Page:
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☁️ Miles High Club ☁️ ⛰️ Mountains of Madness ⛰️

Miles Klee
Miles Klee
I knew you couldn’t stay away… from Miles High Club.

Listen. It’s been an eventful bunch of days. Here in California, the effort to recall Gov. Gavin “Hank Hill Ass” Newsom came to an abrupt dead end as voters decided they still prefer a stock 1980s movie villain to Larry Elder, the one right-wing radio personality who has yet to die of coronavirus. (If you’re reading this, Larry, there’s still time!)
Predictably, however, political news was overshadowed by Nicki Minaj’s story about her cousin’s friend’s swollen nutsack — a condition that allegedly cost him his fiancée — and a prolonged public debate over the side effects of COVID-19 vaccines. I left that part to the medical experts (shouts to the health minister of Trinidad and Tobago) and pondered why the dumbest lies always begin with “My cousin… ” It was only after publishing the article that I learned of a related, etymological legacy:
Gustavo Turner
@MilesKlee It goes way back: In Shakespearean English “to cozen” or to engage in “cozenage” was to con someone. One of the etymologies was “cousinage,” related to claiming “I have a cousin who….” or to show up at someone’s house and claiming you were a long forgotten country cousin.
Gustavo Turner
@liberpolly @MilesKlee By the 1680s, as you can see from this broadside, the spellings of “cozen” and “cousin” had merged, as had the meanings:
Goodness. Watch out for cousins both real and fake, I suppose. You never can tell what kind of scheme they’re cooking up.
Mountains of Madness
Lately I’ve been sucked into a community that feels very Flat Earther-adjacent. As in that conspiracy hive, the premise here comes down to a combination of 1) disbelieving basic geology and 2) grasping at an alternative history picked up from Game of Thrones or some shit.
What this particular movement wants to impart is that “mountains” are actually melted brick buildings from ancient times.
Sure, you could just accept that “rock” is a thing — the very thing our planet is made of, I dare say — but where’s the fun in that? Far more satisfying to invoke the Freemasons.
Wait. If the Freemasons trace back to the guilds of medieval stonemasons, and those guys didn’t want people to find out that they were cutting the ruins of ancient buildings instead of natural rock… well that would mean… holy shit, Rebekah is right.
Alas, as the Facebook page grows, there is more dissent and disruption. At least one member is trolling the rest with computer-generated images, there’s a pinned admin post warning against speculation that mountains are “gargantuan lizards” or “alien carved underworlds,” and the group is continually at odds with another group which claims that mountains are, in fact, the petrified wood left by old, enormous trees.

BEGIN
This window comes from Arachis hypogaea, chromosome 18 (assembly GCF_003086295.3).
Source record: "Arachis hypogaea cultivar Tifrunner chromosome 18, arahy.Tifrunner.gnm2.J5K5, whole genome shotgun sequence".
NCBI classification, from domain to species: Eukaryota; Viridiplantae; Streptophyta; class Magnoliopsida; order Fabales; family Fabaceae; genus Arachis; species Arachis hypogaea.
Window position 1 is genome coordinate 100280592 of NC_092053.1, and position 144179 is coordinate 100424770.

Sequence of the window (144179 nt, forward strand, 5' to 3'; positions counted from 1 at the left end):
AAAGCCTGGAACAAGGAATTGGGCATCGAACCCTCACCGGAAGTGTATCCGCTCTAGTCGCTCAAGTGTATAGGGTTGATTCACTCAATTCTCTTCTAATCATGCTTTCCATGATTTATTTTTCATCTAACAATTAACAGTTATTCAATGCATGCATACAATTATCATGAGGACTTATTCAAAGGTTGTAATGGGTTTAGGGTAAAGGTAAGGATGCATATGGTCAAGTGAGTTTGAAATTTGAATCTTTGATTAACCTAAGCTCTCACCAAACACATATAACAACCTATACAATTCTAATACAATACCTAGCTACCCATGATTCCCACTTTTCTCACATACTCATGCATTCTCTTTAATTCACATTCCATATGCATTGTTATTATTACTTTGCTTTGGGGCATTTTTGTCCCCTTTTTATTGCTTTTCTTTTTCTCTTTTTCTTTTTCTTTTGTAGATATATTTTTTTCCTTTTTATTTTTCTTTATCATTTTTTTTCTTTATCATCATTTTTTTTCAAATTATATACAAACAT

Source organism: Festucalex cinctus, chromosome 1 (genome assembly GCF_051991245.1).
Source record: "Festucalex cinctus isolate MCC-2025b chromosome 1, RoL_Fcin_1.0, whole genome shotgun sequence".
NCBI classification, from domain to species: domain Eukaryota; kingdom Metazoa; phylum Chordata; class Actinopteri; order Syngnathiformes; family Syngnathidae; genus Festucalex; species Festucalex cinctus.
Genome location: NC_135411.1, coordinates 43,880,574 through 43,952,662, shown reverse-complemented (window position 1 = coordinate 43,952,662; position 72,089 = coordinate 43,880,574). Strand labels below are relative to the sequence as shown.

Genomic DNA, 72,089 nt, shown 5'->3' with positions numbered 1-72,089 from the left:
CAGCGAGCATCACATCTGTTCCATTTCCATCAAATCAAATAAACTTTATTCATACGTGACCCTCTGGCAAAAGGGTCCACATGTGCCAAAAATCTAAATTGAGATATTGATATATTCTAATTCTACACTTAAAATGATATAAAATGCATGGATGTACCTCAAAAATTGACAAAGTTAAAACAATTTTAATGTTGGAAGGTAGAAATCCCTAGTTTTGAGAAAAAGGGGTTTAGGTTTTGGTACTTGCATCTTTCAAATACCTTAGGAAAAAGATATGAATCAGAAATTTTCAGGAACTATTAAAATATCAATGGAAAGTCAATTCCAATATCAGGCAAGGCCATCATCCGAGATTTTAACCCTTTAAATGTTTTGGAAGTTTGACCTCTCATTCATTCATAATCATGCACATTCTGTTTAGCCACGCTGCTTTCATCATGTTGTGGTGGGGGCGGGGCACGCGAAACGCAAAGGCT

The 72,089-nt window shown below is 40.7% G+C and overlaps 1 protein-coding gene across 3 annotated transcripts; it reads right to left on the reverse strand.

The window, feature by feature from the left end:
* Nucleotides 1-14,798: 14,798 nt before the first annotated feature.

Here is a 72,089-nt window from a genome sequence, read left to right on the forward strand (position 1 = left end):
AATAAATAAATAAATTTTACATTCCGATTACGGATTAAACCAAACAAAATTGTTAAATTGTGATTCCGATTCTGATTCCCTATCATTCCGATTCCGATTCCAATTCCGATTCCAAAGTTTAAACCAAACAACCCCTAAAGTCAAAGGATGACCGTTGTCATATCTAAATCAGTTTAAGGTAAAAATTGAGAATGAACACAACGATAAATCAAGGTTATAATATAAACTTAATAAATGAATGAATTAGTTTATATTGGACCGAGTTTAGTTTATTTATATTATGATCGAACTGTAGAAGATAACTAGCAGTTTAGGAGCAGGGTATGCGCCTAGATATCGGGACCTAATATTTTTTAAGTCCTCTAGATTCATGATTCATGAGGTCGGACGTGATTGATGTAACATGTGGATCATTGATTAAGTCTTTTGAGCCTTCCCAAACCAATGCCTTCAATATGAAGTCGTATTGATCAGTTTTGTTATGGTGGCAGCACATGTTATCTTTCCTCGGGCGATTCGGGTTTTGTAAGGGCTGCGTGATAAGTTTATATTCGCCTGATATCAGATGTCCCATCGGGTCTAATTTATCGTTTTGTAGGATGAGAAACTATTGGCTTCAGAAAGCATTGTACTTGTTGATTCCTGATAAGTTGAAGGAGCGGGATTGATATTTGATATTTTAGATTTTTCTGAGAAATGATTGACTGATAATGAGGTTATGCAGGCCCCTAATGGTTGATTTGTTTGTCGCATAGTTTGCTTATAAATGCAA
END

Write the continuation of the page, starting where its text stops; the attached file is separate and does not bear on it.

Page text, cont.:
Boy, I hope they get to the bottom of this one soon. Really sick of not knowing what mountains are!
Just discovered a guy on Instagram who believes mountains are melted buildings
The Ur-Cure
After ivermectin took off as the drug of choice for people who refuse to take the vaccine (they’re calling themselves “purebloods” now, by the way), I was hoping Brazilian snake venom would be the next craze.
Instead, I learned of a folk remedy beyond my wildest dreams.
The Times
Americans are flocking to defunct uranium mines in Montana for what many believe is a fountain of youth gushing with radioactive gas – in direct defiance of health warnings from experts
Is there a better endpoint for the American obsession with crackpot remedies than bathing in radon-infused water? Gwyneth Paltrow herself couldn’t top this. Even though the people visiting the uranium mines for various ailments are likely giving themselves cancer, you can’t argue with the results: death cures all, doesn’t it.
If homo sapiens survive another few millennia, let’s hope our ancestors evolve a habit of heeding warnings.
Meme Dreams
As you’re no doubt aware, I’m always on the lookout for the freshest, funniest trends in memes. I particularly love when a meme makes me laugh because it defies the structure of a joke and accesses some other plane of mysterious hilarity. Being confused is a blessing.
So I’m deeply immersed, at the recommendation of talented writer and friend ML Kejera, in a subreddit where users post memes that have come to them in dreams. The content is off the charts.
Phenomenal stuff. I have to admit: regular, consciously constructed memes no longer do it for me. I need to be plugged into the nerve center of human creativity. We are exploring the innermost frontiers of the self.
Plus, we’re getting new Frank Sinatra songs in the bargain.
ML Kejera
there's this subreddit that just posts memes from dreams and they're inadvertently being the truest surrealist artists out there (recreating objects directly from dreams) as laid out by Breton's manifesto
Seems like I’ve wasted enough of your precious Friday, so I’ll take my leave, and you can get back to slacking off from work. Hit me with any questions, comments or requests, and feel free to scroll to the link at the bottom to tip me $3 a month for this, uh, essential digest.
My weekend plans? Oh, I’m busy. Gotta stay home and visualize the mountain this building will turn into when it melts.
Fr. Alɛk S.
A 320-domed church is being planned for St. Petersburg's Okhtinsky Cape.
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Miles Klee
Miles Klee @milesklee

Internet nonsense and chill vibes.

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